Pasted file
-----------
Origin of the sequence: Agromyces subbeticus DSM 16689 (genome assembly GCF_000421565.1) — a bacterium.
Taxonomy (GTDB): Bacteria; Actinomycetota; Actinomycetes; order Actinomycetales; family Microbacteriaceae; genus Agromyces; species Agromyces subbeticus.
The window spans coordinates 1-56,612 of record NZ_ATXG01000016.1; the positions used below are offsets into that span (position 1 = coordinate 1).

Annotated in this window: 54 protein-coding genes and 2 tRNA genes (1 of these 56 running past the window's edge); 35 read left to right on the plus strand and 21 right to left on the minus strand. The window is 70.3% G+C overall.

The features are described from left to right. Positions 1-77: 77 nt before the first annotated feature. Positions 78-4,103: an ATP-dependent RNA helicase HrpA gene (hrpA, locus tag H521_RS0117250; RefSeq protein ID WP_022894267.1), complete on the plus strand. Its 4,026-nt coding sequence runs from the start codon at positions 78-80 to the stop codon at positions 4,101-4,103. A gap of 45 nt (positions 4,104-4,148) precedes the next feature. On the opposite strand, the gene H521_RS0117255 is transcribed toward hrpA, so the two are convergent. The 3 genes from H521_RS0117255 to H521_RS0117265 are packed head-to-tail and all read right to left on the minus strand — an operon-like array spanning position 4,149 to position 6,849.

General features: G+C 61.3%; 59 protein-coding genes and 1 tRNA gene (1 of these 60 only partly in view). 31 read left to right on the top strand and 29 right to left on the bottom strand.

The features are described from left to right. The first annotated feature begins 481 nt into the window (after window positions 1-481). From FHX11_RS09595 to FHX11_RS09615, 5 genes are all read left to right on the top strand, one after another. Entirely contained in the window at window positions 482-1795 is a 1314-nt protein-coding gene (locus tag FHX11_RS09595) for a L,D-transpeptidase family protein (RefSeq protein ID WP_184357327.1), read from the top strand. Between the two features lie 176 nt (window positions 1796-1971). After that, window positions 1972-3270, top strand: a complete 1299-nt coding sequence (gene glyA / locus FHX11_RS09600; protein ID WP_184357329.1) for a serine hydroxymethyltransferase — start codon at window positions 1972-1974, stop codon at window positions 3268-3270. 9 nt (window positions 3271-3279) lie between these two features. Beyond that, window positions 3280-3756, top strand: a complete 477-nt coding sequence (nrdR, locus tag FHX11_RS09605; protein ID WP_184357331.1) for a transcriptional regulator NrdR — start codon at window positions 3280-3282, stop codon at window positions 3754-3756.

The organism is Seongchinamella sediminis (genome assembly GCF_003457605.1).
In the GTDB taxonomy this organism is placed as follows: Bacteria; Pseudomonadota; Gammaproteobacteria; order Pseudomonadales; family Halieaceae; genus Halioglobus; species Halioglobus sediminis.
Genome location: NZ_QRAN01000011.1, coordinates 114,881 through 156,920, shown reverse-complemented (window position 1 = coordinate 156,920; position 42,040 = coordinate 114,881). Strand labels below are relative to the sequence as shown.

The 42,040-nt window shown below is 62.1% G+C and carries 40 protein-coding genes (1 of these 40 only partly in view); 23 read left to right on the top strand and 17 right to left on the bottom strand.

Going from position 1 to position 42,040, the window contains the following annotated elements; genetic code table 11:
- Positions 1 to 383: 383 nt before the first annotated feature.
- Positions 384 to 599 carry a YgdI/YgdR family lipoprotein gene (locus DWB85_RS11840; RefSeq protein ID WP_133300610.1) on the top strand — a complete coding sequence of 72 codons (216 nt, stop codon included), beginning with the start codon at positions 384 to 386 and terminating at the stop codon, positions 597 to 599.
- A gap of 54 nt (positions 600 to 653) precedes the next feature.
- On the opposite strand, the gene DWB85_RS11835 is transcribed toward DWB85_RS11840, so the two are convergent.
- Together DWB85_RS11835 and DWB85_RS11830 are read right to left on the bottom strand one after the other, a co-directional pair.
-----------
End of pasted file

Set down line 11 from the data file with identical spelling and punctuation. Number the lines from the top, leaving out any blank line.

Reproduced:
The 42,040-nt window shown below is 62.1% G+C and carries 40 protein-coding genes (1 of these 40 only partly in view); 23 read left to right on the top strand and 17 right to left on the bottom strand.